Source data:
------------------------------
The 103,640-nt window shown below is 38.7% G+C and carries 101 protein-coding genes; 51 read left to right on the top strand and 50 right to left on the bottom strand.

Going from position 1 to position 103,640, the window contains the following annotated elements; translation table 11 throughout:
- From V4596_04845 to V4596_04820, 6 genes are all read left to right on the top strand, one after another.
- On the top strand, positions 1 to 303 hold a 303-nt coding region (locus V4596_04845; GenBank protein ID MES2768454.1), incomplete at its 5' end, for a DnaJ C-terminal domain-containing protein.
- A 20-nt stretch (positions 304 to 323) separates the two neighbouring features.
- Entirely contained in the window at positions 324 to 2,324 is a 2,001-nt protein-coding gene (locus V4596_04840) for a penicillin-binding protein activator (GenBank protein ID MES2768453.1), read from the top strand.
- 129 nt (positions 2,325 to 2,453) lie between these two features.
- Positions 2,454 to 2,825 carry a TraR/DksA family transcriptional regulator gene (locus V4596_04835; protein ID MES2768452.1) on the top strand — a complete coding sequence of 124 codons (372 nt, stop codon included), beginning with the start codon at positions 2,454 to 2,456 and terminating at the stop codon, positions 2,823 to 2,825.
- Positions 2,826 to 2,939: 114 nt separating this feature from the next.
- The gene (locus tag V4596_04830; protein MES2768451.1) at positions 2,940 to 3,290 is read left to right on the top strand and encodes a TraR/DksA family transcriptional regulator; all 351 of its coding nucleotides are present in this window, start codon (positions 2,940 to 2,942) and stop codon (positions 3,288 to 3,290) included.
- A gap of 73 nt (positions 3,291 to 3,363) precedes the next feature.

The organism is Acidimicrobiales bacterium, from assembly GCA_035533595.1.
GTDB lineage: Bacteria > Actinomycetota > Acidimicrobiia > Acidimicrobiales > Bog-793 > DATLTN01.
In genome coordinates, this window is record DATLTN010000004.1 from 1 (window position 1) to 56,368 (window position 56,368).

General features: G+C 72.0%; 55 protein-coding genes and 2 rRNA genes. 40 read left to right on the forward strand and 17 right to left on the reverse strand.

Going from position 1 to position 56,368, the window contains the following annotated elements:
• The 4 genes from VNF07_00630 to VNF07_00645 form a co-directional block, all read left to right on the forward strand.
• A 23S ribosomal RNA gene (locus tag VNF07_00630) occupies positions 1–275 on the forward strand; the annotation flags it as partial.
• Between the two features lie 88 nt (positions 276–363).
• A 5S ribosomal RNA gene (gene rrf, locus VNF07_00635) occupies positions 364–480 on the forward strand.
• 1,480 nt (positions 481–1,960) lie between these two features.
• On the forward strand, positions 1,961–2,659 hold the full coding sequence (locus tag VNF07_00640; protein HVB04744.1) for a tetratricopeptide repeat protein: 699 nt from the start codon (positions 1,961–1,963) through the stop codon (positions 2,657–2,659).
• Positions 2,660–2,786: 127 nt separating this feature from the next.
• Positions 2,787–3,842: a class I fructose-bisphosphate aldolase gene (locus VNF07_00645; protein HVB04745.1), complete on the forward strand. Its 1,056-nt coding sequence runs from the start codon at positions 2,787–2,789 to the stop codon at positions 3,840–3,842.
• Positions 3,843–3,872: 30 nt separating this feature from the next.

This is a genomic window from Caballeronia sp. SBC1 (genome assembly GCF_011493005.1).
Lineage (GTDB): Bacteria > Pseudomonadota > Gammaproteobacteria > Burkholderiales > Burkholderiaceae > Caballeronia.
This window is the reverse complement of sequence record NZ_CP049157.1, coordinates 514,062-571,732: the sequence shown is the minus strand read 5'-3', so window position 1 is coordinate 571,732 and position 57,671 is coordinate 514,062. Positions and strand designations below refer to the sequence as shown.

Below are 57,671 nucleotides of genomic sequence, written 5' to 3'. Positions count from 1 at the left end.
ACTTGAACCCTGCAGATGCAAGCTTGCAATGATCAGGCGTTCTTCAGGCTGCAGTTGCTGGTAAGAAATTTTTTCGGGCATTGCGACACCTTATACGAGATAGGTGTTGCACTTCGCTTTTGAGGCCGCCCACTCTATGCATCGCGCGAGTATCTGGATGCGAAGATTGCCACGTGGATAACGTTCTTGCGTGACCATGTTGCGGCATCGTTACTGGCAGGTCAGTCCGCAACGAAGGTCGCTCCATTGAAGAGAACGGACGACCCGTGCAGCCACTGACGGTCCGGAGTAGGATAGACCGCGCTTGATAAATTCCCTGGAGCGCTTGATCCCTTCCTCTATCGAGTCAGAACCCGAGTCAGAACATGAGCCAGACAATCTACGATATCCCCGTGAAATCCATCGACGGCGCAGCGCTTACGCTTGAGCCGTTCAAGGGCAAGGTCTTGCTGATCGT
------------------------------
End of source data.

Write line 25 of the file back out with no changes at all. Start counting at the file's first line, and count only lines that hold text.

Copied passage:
• Positions 3,843–3,872: 30 nt separating this feature from the next.